intermediate.pdf, intermediate-handout.pdf and intermediate-handout-4.pdf.

Lecture 3: 2012-03-06, 2 hours: Intermediate languages (%roland%)

Lecture 4: 2012-03-20, 1 hour: Canonization (%roland%)

Lecture 5: 2012-04-26, 1 hour: Microprocessors, Instruction Selection (%roland%)

Lecture 6: 2012-05-15, 2 hours: Instruction Selection, Liveness Analysis, Register Allocation (%roland%)

Lecture 7: 2012-05-31, 2 hours: Register Allocation, Dynamic Dispatch Implementation (%roland%)

  • Register Allocation: Coalescing, Precolored Nodes, Caller- and Callee-Saved Registers, Implementation, Alternatives to Graph Coloring. See the lecture notes (up to the end): regalloc.pdf, regalloc-handout.pdf and regalloc-handout-4.pdf.
  • Alternatives to Graph Coloring: an example of register allocation on trees.
  • Dynamic Dispatch Implementation in Object-Oriented Languages.
    • The C++ approach (virtual function tables).
    • The SmartEiffel approach (ids and switches/tests).


Lecture 1: 2012-04-30, 3 hours: History of Computing, History of Programming Languages (%roland%)

Lecture 2: 2012-05-14, 3 hours: History of Programming Languages, Object Oriented History (%roland%)

Lecture 3: 2012-05-21, 3 hours: Subprograms, Some Traits of Functional Programming Languages (%roland%)

  • Subprograms. See the lecture notes, subprograms.pdf, subprograms-handout.pdf and subprograms-handout-4.pdf.
    • In-depth explanation of the example of the numerical differentiation in Haskell.
  • Some Traits of Functional Programming Languages.
    • Currying, partially applied functions, closures.
    • Pure vs impure languages.
    • Lazy vs strict evaluation, equational reasoning, infinite lists.
      • loop.hs (lazy evaluation, terminates)
      • loop.ml (strict evaluation, does not terminate)
      • loop-lazy.ml (local/partial lazy evaluation, terminates)


1main =
2  let y = 0
3		loop z = if z > 0 then z else loop z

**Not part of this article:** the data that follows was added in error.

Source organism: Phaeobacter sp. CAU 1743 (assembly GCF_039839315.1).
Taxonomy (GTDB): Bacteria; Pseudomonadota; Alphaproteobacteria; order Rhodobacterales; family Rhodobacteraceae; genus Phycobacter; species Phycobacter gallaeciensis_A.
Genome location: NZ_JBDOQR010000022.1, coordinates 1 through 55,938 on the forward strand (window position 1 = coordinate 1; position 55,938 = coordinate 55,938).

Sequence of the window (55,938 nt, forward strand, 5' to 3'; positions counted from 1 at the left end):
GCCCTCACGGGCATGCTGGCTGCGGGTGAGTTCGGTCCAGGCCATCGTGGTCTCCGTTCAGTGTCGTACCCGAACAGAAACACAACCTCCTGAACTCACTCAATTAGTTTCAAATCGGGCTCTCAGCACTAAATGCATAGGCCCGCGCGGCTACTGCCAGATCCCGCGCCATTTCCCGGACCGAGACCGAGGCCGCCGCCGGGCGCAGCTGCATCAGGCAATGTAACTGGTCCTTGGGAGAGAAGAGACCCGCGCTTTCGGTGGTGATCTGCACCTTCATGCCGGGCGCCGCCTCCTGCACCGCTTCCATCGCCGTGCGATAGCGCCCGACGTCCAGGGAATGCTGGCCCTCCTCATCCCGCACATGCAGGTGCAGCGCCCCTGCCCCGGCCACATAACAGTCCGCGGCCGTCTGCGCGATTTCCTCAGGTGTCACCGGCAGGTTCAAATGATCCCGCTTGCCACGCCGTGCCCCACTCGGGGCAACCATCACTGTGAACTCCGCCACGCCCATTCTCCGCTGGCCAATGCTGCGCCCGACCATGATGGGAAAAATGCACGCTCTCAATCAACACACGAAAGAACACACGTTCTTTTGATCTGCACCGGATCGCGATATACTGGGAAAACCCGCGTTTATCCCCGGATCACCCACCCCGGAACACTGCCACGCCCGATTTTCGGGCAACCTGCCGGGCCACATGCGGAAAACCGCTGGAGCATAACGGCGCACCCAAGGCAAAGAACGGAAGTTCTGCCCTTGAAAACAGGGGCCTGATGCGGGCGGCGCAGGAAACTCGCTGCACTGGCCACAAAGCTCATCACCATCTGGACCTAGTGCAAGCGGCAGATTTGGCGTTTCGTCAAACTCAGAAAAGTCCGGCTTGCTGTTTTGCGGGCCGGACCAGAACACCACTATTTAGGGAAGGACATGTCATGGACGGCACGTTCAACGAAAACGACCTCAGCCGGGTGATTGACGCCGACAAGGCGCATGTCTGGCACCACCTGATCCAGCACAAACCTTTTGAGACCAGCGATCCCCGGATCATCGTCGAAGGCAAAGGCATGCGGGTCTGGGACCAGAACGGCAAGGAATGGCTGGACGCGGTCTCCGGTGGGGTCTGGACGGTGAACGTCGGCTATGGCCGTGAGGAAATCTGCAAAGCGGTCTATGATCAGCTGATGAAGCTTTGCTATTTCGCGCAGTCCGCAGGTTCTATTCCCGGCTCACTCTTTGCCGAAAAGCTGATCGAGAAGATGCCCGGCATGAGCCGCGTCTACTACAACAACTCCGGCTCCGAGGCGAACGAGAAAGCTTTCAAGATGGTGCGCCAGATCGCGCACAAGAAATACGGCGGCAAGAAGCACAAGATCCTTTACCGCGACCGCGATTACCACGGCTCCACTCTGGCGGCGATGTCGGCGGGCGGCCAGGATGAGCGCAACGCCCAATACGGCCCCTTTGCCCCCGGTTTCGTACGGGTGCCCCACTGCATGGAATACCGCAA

4		f x	 = if y > 8 then x else -y
5  in
6	 f (loop y)


1let y = 0 in
2let rec loop z = if z > 0 then z else loop z in
3let	  f x	 = if y > 8 then x else -y in
4f (loop y)


1let y = 0 in
2let rec loop z = if z > 0 then z else loop z in
3let	  f x	 = if y > 8 then (Lazy.force x) else -y in
4f (lazy (loop y))

Lecture 4: 2012-05-28, 3 hours: Generic Programming, the Standard Template Library (STL) and Template Metaprogramming, Concepts, Mixing OOP and GP (%roland%)

  1. Generic Programming, the Standard Template Library (STL), and Template Metaprogramming. See the lecture notes,

generic.pdf, generic-handout.pdf and generic-handout-4.pdf.

  1. More on GP, concepts and links between GP and OOP.
    • OOP vs OOP
      • OOP: two levels: Interfaces and classes (compile time), instances (run time).
      • GP: three levels: Concepts (documentation/design time), models/types (compile time) and instances (run time).
      • Single algorithm "instantiation"/compilation (OOP) vs several (GP).
        • 1-time compiling/loose coupling between compiled algorithms and data structures (OOP) vs many-time compiling/strong coupling between compiled algorithms and data structures (GP).
        • No or little compile-time optimization (OOP, cost of virtual) vs opportunities for compile-time optimizations (GP).
      • Constraint through interface inheritance (OOP) vs lack of explicit constraint (classic GP) or implicit/explicit concept checking (C++ concept proposal)
    • Some elements of the "Concepts" proposal for C++
      • Intent: make concepts part of the language.
      • Writing concepts with concept.
      • Enforcing concept constraints on templates (require).
      • Mapping models to concepts with concept_map.
      • Adapting models to concepts with concept_map.
      • Setting up implicit links based on structural conformance between models and concepts using auto concept.
    • Mixing OOP and GP
      • The Curiously Recurring Template Pattern (CRTP).
        • Mixing two kinds of relations between a base class (top) and a derived class (bottom), in opposite ways:
          • Inheritance (top-down).
          • Parameter passing (bottom-up).
        • Generalizing the Curiously Recurring Template Pattern to whole hierarchies (static hierarchies).
      • Using abstractions (Abstraction<T>) to constrain algorithms.
        • Static knowledge of the exact type of the argument
        • Static conversion to exact type (instead of dynamic_cast in traditional OOP)
        • Implementing static dispatch based on abstractions.
        • Implementing static multiple dispatch based on sets of abstractions (static multimethods).

-- %roland% - 01 Jun 2012